OAKLAND, Calif. - As Congress prepares to resume business and partisan politics continue to divide the country, there was a rare moment of unity Monday.
Democratic Congresswoman Anna Eshoo of Palo Alto and Republican Congressman Steve Scalise of Louisiana celebrated as their bipartisan national security bill was formally adopted over the holiday weekend by the Federal Communications Commission. The law's goal is to protect the nation's communications infrastructure from foreign interference.
"They voted unanimously to prohibit the importation or sale of communications equipment that's deemed a threat to the national security of the United States," said Rep. Eshoo, "I'm thrilled that I was able to get this over the finish line."
Eshoo says the bipartisan Secure Equipment Act signed into law last year, aims to stop Chinese companies such as Huawei that have links to the Chinese government from infiltrating U.S. communications.
"What I was targeting was Huawei and ZTE, but it's not restricted to those companies," said Eshoo.
"Before it just applied to the federal procurement. Now, basically if I as a private citizen want to buy this equipment or another company wants to buy the equipment they can't do it," said UC Berkeley Political Science professor Vinnie Aggarwal, who studies trade and cybersecurity and serves as director of the Berkeley Asia-Pacific Economic Cooperation Study Center.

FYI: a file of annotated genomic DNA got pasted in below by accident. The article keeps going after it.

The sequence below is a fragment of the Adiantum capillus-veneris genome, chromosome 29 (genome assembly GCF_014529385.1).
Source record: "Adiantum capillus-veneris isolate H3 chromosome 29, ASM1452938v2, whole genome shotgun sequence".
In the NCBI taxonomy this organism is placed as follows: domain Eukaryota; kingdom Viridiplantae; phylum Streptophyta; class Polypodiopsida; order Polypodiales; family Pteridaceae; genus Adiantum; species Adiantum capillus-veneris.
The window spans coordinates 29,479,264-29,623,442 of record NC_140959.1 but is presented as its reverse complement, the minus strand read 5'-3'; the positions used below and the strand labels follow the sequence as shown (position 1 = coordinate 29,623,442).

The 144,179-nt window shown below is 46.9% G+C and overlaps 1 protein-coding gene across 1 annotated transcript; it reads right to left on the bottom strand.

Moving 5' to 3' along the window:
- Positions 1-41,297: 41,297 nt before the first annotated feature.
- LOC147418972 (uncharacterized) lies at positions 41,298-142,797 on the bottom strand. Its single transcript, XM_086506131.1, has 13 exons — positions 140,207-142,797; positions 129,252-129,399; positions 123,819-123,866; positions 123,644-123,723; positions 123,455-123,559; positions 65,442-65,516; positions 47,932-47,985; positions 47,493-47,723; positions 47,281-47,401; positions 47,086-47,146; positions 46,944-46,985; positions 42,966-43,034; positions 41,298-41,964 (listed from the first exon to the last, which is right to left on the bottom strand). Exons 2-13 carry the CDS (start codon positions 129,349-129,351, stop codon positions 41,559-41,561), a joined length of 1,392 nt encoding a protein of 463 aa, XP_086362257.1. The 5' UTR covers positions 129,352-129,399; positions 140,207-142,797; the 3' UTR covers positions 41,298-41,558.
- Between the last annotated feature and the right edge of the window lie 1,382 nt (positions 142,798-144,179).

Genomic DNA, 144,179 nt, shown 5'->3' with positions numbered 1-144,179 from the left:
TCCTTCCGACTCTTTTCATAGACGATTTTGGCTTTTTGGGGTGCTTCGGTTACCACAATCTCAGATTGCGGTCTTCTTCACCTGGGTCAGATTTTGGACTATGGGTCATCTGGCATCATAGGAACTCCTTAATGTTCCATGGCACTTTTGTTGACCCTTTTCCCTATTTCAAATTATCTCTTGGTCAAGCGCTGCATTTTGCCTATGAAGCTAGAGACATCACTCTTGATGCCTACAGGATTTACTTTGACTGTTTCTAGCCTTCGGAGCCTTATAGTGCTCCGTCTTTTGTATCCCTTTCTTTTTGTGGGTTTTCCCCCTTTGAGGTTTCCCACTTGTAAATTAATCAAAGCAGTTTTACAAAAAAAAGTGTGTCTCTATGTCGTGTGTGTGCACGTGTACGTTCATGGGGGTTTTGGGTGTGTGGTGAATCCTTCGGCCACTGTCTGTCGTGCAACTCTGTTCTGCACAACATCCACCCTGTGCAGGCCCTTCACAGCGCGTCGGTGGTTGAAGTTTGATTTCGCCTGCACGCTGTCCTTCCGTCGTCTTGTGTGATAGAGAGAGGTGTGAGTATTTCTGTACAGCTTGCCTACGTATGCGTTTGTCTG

Aggarwal says despite the nation's deeply divided domestic politics, there are urgent issues about international economy, trade, and national security which will require cooperation from both parties to address.
"China intervenes in trade, in finance, in investment and pursues an industrial policy," said Aggarwal, "Now, we see Republicans and Demcorats saying this is a worrisome development."
Professor Aggarwal says there are encouraging signs that the parties are willing to cooperate.
"More recently this year, we have the CHIPS act which is a large program to subsidize the manufacturing of semiconductors in the United States," said Aggarwal, "We're concerned that if a semiconductor manufacturer is threatened, it will affect our ability for civilian uses but also more importantly also for military uses."
Congresswoman Eshoo says she hopes there will be more opportunities for politicians to reach across the aisle.
"God help all of us if we can't come together on our national security," said Eshoo, "That should never fall into partisan lanes. It is in the oath of office that we take to protect and defend."
Democratic Senator Ed Markey of Massachusetts and Republican Senator Marco Rubio of Florida also helped pass the Security Equipment Act. Rep. Eshoo says she will continue trying to find common ground as lawmakers transition next year to the new, divided Congress.
Jana Katsuyama is a reporter for KTVU. Email Jana at email@example.com and follow her on Twitter @JanaKTVU or Facebook @NewsJana or ktvu.com.